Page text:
Two weeks ago, I left my job of four years. I left for space and growth, and all the other reasons you give in an exit interview when you want to leave on good terms and avoid the confusing and often tangled truth of any thing you’ve done for longer than a year. This is the part where I tell you I've taken the leap to full-time freelance music writer, right? Wrong. I've taken on a full-time remote head of content role, one where I can still freelance while enjoying the perks of a regular paycheck. It may not be champagne, but it’s damn good wine.
I chose a full time job over freelance because I did not want to burden my writing with the added task of having to pay my rent, student loans, a car payment and the expenses that comes with living. My writing has already been delegated the task of lighting me up, giving me purpose, and of course, stressing me the fuck out by way of recordings that needed to be transcribed, a pile of emails I can’t seem to get to the bottom of, and even when I’ve hit my stride, there’s the looming presence of never-ending deadlines. Because, like I've said, music writing sucks.
There have been times when I questioned if I can even call myself a music writer while not doing it full time (see: imposter syndrome). And, if I'm not doing it full time, am I any good? How can you know if you're truly good at something as strange as sharing your translation of something as intangible as music, because as Martin Mull not so eloquently put it, “writing about music is like dancing about architecture.” How do you know if you’re succeeding? Maybe if you're paid well. Maybe if you receive an award. Maybe if your parents see it as a successful and viable career path.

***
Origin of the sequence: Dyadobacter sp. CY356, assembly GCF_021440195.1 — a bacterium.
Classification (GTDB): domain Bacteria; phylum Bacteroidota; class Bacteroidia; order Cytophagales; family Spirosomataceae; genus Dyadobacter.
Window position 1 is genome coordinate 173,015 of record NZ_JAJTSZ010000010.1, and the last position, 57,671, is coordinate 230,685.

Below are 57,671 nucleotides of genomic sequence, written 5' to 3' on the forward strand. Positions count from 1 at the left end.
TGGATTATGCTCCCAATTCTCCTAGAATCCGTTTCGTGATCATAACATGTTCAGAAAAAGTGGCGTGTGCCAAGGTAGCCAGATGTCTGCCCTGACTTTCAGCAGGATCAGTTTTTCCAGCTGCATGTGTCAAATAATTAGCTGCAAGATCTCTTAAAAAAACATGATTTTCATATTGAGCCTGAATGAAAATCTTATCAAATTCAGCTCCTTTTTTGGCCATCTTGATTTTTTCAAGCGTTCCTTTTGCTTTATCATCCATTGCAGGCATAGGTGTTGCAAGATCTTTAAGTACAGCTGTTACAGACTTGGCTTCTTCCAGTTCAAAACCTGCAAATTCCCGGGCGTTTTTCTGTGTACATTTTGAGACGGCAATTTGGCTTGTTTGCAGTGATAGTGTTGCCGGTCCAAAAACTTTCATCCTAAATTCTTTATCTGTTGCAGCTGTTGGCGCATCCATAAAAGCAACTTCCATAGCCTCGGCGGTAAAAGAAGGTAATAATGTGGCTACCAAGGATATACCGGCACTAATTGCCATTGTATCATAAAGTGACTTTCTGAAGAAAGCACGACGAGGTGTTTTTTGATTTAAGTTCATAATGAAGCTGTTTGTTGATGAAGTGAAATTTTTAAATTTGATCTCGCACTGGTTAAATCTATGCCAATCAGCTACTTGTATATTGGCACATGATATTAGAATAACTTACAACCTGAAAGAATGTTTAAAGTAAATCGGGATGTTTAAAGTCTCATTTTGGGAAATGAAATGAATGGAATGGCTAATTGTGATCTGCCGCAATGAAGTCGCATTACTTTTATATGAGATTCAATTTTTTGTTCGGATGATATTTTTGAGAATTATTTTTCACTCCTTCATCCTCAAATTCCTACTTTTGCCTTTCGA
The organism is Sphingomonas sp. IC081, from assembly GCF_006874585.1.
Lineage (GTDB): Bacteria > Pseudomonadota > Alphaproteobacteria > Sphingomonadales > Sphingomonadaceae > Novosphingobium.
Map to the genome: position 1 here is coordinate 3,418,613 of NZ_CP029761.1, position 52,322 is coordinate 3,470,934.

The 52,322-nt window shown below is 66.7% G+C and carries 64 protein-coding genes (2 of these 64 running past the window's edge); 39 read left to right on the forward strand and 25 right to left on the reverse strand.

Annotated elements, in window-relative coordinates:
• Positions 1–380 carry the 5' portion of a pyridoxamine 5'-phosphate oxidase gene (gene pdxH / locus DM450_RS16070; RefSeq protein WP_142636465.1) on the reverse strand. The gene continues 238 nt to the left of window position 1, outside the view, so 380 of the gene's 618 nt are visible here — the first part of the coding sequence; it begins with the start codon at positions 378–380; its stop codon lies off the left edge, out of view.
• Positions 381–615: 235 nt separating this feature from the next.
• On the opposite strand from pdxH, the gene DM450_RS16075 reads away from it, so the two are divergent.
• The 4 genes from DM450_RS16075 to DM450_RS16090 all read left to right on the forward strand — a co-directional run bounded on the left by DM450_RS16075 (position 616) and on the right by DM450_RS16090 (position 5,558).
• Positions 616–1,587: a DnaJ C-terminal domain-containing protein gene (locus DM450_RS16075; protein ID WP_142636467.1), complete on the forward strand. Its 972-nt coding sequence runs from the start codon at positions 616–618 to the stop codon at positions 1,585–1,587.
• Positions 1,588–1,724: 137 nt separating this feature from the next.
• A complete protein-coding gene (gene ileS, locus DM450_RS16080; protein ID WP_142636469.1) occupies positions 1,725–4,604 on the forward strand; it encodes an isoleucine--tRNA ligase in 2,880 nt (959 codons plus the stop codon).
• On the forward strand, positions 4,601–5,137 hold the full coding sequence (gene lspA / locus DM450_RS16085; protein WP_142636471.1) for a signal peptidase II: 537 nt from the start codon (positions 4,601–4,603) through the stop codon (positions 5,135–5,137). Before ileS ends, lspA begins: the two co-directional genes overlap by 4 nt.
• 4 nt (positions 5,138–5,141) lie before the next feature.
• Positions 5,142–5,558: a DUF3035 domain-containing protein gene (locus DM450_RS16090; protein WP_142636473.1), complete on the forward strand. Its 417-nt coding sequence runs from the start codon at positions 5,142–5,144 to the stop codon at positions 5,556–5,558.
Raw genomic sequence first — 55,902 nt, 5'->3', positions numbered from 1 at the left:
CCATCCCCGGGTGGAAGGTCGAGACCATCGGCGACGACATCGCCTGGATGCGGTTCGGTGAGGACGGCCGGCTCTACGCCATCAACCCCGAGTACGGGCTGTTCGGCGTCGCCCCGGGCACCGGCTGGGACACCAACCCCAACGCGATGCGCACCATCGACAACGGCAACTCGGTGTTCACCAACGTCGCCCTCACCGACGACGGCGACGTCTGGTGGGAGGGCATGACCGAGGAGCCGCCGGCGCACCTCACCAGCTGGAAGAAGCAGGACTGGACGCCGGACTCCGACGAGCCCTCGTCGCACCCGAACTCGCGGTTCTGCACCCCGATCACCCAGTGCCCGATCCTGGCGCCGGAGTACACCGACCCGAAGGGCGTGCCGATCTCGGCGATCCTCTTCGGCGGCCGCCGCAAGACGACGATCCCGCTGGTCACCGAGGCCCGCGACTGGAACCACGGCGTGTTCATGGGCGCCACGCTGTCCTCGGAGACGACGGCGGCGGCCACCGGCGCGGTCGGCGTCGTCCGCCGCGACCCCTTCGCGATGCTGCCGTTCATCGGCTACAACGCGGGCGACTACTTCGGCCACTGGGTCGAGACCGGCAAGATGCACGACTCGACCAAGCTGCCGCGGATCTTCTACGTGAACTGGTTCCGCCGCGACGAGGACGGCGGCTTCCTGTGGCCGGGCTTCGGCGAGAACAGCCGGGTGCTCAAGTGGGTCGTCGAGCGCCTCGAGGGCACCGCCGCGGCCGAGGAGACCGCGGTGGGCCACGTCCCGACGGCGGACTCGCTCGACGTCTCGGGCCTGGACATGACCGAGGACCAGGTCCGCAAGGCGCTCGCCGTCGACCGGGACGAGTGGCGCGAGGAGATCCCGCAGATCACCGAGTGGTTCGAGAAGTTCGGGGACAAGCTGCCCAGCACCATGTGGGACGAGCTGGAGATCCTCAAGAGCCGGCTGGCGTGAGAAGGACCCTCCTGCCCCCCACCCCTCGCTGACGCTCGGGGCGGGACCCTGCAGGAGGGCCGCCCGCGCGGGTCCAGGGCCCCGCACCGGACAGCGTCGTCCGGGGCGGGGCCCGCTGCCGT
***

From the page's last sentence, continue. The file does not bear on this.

Or, and this is what I'm starting to think is most likely, maybe you will never know if you are good, but maybe that doesn’t matter.
Instead, you work to get better. You collaborate with editors who give you actionable feedback. You sincerely connect with your peers, confidants and mentors. You ask questions. You get your feelings hurt. You kill your darlings. You applaud the successes and laugh off the failures. You try not to fall into vices or crippling anxiety that won’t let you write until you’re on a train to Switzerland.
Maybe you work in marketing or get paid to write a listicle on something that isn’t music. You confidently ask for the money you deserve. You get anxious and take a break. You get manic and write too much. You get nervous and write too little. You wonder why you even write. You do it anyway. You realize that music writing sucks, but you do it anyway.
I don't care how you do it. I don't care if you risk it all and move to New York to live in a flat that cost every penny you make, while working a sex hotline at night for money to spend on avocado toast. It doesn’t matter if you decide to move west and nanny for a billionaire while continuing to send your work to an online publication. I don't care if you feel like a sellout.
I do care that you pursue what you want out of life, and that you get to determine what you’re willing to exchange for it.
Poet Jack Gilbert once said, “we must have the stubbornness to accept our gladness in the ruthless furnace of this world,” and if you feel even slightly like I do, music writing is that gladness. So, let’s be stubborn about it because maybe this isn’t just about occupation, but what you choose to do with the little time you have on this chaotic sphere we call earth. As Lester Bangs once said, “The real question is what to live for. And I can't answer it. Except another one of your records. And another chance for me to write. Art for art's sake, corny as that sounds.”
Writing about music sucks, but you should do it anyway.